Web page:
Thursday 22 October 2009, p.53
It's disconcerting, yet fascinating, to see a massive rhinoceros leaning over a fragile teacup; a disembodied hand floating in the air or fairies escaped from a peculiar fantasy world.
Tweed River Art Gallery
Exhibition catalogue for James Guppy's major touring exhibition, "Seduction and Subversion: the art of James Guppy 1989-2009".
Softcover, 48pp, illustrated
21 x 21cm
Essays by Susi Muddiman, Alison Kubler, and Andrew Frost.
The Newcastle Herald
19 September 2009
BRANXTON artist Todd Fuller has snared a national prize, pushing the boundaries of the competition in the process.
Fuller, 21, this month won the $5000 Acquisitive Award as part of the Lloyd Rees Memorial Youth Art Awards.
The winning entry was "Watt Art?", an animation filmed at the Watt Space Gallery in Newcastle.
"It was a solid week's work, and that's not including editing," Fuller said.
Sydney Morning Herald (Spectrum), p.14
5 September 2009
Fine copper wire and synthetic thread become both beautiful and dangerous in Melinda Le Guay's hands. The artist has knitted a series of narrow, loose-stitched little dresses out of the wire and given them old-fashioned girls' names such as Elspeth and Ruby. They're delicate and spooky, like decaying christening or perhaps burial robes for a skinny, scary baby. Elsewhere, a row of tiny, perfect but dead creatures - including a bird, a lizard and a micro bat - are fatally but aesthetically entangled in thread in an installation titled Snared (detail pictured)....more
ATO CONFIRMS INVESTMENT ALLOWANCE FOR ARTWORKS
Lowensteins Arts Management CPAs has now received advice from the ATO confirming that small businesses (turnover <$2m) are eligible to receive an investment allowance of up to 50% on the purchase of artworks up to 31 December 2009*.
The specialist arts accountancy firm sought this advice in June by putting forward a number of guidelines that they believed would enable artworks to be claimed under the new allowance.
Australian Financial Review
Friday 26 June 2009, p.3
John Kehoe & Hannah Tattersall
A new painting or sculpture might not immediately spring to mind as a business asset but artworks will qualify with cars and computers for the federal government tax break to encourage business to invest in new plant and equipment.
Businesses shelling out for cars, luxury boats and plasma televisions could also receive up to a 50 per cent tax break for new depreciating assets used predominantly in the course of business.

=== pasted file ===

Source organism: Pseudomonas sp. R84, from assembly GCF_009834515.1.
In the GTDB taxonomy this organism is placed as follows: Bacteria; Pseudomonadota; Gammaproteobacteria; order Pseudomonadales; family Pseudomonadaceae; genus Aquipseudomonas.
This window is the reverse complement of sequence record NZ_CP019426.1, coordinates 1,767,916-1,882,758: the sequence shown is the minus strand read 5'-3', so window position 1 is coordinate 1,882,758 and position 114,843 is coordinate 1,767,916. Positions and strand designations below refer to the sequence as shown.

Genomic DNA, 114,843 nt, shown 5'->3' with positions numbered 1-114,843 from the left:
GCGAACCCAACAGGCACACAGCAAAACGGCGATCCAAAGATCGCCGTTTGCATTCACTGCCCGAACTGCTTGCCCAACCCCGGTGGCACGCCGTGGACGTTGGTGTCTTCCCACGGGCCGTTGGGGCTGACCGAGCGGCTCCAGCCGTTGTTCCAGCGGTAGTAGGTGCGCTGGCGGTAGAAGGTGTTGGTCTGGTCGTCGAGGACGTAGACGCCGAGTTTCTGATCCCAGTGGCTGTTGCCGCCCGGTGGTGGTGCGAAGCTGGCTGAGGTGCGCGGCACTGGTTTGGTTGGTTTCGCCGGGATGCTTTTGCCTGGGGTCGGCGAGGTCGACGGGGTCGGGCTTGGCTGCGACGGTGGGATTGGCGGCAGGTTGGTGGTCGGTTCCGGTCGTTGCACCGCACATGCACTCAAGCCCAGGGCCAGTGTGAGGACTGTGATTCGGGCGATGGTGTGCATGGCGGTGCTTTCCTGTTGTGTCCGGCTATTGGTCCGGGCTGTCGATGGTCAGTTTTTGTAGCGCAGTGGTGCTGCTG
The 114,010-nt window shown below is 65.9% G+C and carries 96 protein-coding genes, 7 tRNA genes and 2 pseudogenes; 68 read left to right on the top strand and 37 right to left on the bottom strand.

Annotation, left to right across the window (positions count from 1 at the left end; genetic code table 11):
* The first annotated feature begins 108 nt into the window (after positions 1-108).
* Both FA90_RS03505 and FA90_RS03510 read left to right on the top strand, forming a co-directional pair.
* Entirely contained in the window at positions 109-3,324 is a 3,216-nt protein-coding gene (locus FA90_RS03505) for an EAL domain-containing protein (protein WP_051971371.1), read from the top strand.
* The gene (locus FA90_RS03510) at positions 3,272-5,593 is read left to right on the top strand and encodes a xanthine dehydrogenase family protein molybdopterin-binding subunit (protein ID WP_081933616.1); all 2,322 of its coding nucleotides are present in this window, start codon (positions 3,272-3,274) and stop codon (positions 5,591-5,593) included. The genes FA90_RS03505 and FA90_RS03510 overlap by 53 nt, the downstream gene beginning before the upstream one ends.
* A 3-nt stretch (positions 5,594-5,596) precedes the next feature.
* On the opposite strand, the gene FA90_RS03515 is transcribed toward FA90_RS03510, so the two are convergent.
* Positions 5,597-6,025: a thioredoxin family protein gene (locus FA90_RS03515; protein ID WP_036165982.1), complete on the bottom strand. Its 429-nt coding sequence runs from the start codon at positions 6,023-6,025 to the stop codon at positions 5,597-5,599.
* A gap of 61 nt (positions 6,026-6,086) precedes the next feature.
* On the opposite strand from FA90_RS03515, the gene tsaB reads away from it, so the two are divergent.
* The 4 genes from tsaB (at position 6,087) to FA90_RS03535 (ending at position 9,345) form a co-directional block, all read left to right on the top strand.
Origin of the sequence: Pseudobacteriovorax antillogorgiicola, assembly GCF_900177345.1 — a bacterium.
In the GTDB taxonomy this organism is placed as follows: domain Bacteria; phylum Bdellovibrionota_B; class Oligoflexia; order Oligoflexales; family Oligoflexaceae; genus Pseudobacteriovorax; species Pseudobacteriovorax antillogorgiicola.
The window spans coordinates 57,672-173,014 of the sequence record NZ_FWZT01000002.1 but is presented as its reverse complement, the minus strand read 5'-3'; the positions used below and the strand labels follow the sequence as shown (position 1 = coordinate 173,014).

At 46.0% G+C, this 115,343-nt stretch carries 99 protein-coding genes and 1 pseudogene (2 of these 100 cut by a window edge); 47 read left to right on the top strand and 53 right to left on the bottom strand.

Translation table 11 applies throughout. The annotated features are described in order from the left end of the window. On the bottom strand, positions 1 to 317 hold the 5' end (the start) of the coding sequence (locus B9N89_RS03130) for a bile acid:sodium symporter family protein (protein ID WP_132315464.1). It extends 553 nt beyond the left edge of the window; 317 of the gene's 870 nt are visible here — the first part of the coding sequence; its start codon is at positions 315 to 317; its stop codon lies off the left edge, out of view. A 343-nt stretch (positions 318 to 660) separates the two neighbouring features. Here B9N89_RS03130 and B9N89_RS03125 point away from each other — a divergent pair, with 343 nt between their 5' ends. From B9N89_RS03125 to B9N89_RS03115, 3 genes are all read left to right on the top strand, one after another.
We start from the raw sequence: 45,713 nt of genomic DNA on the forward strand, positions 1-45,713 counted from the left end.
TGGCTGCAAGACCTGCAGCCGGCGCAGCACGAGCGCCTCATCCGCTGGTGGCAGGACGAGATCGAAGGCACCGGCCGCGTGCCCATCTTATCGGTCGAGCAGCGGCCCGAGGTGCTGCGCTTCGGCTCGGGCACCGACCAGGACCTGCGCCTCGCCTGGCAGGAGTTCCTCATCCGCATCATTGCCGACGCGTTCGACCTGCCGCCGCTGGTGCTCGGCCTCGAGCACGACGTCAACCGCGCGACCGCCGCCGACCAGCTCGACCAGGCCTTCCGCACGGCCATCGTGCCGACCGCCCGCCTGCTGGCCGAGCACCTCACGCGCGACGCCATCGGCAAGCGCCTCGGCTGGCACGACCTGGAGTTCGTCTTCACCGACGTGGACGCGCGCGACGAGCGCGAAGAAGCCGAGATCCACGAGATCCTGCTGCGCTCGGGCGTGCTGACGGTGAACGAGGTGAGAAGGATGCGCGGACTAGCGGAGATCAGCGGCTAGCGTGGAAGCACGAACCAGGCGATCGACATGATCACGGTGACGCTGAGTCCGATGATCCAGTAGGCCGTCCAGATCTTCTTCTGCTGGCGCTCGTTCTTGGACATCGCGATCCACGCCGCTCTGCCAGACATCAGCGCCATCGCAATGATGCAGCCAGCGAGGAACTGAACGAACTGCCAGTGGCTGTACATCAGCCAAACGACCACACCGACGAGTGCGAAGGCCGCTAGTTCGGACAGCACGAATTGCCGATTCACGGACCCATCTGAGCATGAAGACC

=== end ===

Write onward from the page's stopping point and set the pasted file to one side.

Australian Art Collector, #49, p.202
James Guppy is a productive and imaginative artist - always trying new things, experimenting with techniques and presentations, not all of them necessarily successful, but impressively diverse and wholeheartedly committed to the surrealist project.
Australian Art Collector, #49, pp.220-221
Courtney Kidd chooses 10 works from stockrooms across Australia that she would buy tomorrow if she could.
15 January, 2009
Andrew J. West
An exhibition that lends visual documentation of the progress and opposing traits in human physicality and life. Tadu Gallery has been transformed into an anatomy museum by the works of Australian artist Patsy Payne in an artistic attempt to comprehend the meaning of humanity in an age where the human body has been demystified by centuries of dissection and scientific investigation.
Sydney Morning Herald (Metro), p.19
22 May, 2009
The Heavy metal sculptures in the Canberra artist's solo show, World After, radiate a barely contained violence. They mimic perfectly balanced bits of rubble, like obsolete mechanisms from crumbling civilisations.
29 March 2009
Left: Picture by Peter Stoop
PETER Tilley's artwork is set for a royal encounter when it is shipped off to Denmark today.
The Hunter sculptor is one of 60 Australian artists invited to exhibit at Sculpture by the Sea in Aarhus, Denmark, which will be officially opened by Crown Prince Frederick and Princess Mary on June 4.
Between the Idea and the Reality, which took Mr Tilley just six weeks to complete, will appear in the free outdoor exhibition.
"There is no other place where your work gets that much exposure so it's pretty exciting," Mr Tilley said.